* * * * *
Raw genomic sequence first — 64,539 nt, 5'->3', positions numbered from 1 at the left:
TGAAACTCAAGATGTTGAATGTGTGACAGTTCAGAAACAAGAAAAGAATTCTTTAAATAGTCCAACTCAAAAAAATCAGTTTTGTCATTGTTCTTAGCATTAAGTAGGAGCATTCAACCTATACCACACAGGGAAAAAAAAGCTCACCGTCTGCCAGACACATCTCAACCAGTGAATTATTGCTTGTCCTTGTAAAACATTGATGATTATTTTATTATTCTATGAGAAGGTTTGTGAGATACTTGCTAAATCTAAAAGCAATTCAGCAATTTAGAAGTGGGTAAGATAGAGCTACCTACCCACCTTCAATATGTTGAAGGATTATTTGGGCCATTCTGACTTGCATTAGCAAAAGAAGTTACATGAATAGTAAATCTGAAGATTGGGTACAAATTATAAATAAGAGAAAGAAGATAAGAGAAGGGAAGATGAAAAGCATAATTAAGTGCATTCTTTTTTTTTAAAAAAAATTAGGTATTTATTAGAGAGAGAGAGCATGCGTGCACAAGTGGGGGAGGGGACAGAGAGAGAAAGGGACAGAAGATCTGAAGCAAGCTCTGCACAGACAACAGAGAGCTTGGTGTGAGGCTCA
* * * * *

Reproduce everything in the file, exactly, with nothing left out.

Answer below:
Raw genomic sequence first — 64,539 nt, 5'->3', positions numbered from 1 at the left:
TGAAACTCAAGATGTTGAATGTGTGACAGTTCAGAAACAAGAAAAGAATTCTTTAAATAGTCCAACTCAAAAAAATCAGTTTTGTCATTGTTCTTAGCATTAAGTAGGAGCATTCAACCTATACCACACAGGGAAAAAAAAGCTCACCGTCTGCCAGACACATCTCAACCAGTGAATTATTGCTTGTCCTTGTAAAACATTGATGATTATTTTATTATTCTATGAGAAGGTTTGTGAGATACTTGCTAAATCTAAAAGCAATTCAGCAATTTAGAAGTGGGTAAGATAGAGCTACCTACCCACCTTCAATATGTTGAAGGATTATTTGGGCCATTCTGACTTGCATTAGCAAAAGAAGTTACATGAATAGTAAATCTGAAGATTGGGTACAAATTATAAATAAGAGAAAGAAGATAAGAGAAGGGAAGATGAAAAGCATAATTAAGTGCATTCTTTTTTTTTAAAAAAAATTAGGTATTTATTAGAGAGAGAGAGCATGCGTGCACAAGTGGGGGAGGGGACAGAGAGAGAAAGGGACAGAAGATCTGAAGCAAGCTCTGCACAGACAACAGAGAGCTTGGTGTGAGGCTCA